"There are two kinds of people in the world: Those who believe there are two kinds of people in the world and those who don't."
– Robert Benchley, American Humorist.
Benchley’s wry comment touches on the truth that most of us do see life in terms of duality: hot and cold, old and young, tired and rested, hungry and full. It’s an attitude that naturally spills into our spiritual lives where we may think in terms of good and evil, saved and unsaved, love and hate – and in prayer – answered and not answered.
I have heard of Christians who are firm believers in the power of prayer who keep a record of their prayers, marking down when they feel their requests are answered or remain unanswered. That may help people remember the many prayers that clearly do get answered in life, but the approach can also hinder our full perception of the power of prayer. When we presume that prayer is either answered or unanswered, we limit ourselves from seeing other possibilities and may even cut ourselves off from a confidence that comes from seeing beyond the black-white dichotomy.
Instead of thinking of prayer as just answered or unanswered, it is often more profitable to think in terms of three answers – all of which are positive: “Yes!” “Yes, but not yet!” or “I have something better in mind!”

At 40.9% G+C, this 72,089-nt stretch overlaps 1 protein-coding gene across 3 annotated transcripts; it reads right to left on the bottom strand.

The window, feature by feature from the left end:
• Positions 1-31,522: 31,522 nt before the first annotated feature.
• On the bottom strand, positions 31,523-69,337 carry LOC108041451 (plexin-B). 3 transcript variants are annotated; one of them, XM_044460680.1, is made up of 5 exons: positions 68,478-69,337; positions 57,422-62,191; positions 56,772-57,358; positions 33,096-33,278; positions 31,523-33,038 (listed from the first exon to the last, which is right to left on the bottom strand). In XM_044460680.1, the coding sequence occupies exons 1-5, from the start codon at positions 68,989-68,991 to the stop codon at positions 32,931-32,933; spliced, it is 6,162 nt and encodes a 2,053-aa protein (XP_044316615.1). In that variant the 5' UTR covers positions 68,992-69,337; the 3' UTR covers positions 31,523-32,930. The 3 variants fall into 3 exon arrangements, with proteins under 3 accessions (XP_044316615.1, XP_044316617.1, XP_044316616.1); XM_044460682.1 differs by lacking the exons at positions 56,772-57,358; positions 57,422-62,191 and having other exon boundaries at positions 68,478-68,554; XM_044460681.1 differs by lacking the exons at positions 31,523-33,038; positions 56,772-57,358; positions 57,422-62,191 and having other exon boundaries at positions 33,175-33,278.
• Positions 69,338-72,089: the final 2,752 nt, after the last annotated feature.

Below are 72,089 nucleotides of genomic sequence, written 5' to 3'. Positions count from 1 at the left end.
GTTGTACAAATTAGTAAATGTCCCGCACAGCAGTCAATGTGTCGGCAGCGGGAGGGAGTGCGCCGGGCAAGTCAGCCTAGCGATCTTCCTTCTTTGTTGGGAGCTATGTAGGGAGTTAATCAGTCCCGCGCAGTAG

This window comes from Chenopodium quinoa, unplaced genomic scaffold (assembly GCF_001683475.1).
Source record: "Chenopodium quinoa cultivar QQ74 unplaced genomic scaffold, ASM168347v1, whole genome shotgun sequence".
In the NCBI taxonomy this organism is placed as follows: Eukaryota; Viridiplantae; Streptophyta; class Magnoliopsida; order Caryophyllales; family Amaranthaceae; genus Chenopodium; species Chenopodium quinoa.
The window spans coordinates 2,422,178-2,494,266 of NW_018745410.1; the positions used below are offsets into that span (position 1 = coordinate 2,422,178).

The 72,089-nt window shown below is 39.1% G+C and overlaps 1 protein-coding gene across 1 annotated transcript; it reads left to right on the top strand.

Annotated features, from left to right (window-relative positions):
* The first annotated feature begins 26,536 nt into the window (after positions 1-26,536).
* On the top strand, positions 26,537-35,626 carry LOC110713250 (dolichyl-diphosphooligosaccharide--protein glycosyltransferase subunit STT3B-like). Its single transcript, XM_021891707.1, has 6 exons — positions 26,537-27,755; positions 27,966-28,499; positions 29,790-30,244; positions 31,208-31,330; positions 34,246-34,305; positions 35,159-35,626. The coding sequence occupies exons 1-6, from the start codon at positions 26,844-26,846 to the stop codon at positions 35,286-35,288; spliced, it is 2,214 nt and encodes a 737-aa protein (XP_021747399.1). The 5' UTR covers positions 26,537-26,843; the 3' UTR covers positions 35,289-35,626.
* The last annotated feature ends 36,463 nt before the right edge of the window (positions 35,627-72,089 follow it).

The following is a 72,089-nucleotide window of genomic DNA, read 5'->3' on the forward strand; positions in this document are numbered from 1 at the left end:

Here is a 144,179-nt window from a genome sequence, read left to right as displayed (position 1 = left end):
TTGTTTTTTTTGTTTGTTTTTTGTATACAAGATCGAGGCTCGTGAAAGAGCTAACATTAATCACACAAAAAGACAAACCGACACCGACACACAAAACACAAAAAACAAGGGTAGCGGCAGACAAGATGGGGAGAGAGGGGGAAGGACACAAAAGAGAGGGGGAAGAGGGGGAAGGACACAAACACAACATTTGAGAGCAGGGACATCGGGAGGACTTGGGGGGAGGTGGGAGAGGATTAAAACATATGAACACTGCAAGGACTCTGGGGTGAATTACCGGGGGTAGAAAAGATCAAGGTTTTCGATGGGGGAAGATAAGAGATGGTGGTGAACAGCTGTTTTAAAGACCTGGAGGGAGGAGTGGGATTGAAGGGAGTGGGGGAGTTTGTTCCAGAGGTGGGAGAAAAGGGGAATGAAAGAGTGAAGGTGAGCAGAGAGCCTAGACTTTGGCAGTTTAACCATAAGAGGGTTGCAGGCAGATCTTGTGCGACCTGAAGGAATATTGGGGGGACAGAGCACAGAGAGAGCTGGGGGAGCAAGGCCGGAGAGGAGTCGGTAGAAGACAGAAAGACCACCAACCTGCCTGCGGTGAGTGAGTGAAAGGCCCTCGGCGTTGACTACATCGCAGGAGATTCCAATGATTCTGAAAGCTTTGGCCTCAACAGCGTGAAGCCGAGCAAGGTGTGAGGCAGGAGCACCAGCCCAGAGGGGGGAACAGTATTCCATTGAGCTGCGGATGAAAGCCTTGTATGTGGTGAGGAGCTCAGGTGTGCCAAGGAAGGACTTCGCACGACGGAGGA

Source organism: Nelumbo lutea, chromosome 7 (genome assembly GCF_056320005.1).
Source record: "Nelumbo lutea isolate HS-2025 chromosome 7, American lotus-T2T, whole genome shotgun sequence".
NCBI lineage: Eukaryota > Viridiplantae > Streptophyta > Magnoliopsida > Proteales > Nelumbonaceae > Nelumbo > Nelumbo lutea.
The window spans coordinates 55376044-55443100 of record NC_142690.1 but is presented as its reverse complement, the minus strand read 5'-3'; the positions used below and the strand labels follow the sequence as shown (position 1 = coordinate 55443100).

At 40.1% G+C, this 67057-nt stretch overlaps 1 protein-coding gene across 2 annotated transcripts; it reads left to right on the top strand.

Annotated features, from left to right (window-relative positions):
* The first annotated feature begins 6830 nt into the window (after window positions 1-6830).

Sometimes prayers are answered immediately, sometimes we have to wait to see the positive answer, and other times the answer takes an entirely different form from what we presumed it might be, but the answer is clearly better than what we had asked for. In fact, a prayer can be answered in all of these ways. Think for example of the prayer of Hezekiah, king of Judah. 2 Kings 19 tells us that when Jerusalem was surrounded by an overpowering Assyrian force, God heard Hezekiah’s prayer and defeated the enemy.
That answer was a resounding “Yes!,” and from our perspective the answer was virtually immediate, though God’s help actually came later that night, so from Hezekiah’s perspective, for a number of hours, it may have seemed like a “Not Yet!” answer. In fact, the answer to Hezekiah’s prayer may also be an example of “I have something better in mind!” The king simply prayed for Jerusalem to be delivered from the enemy army (2 Kings 19:19), but he may well have presumed his own army would have to fight to gain the victory. As it was, 2 Kings tells us that God took care of the problem His way, using His power, and Hezekiah’s army did not even have to fight.
So, perhaps that is what Jesus meant when he said “Whatsoever you ask the Father in my name He will give it to you” (John 16:23). Remember that Jesus was speaking to his disciples, and not necessarily to everyone when he said that, and we do have to qualify to claim his promise (see our full article “When Prayer is Unanswered”). But if we are doing our part we can be confident in a positive answer whether the answer is immediate, given later, or perhaps different to what we expected.
Serious loss or continuing problems may be hard to understand as positive answers, but they can be. The answer to believing prayer really isn’t an either/or – it’s a situation in which the best answer is always given – whether immediately, at the best time, or in the form of something better in the long term than what we asked.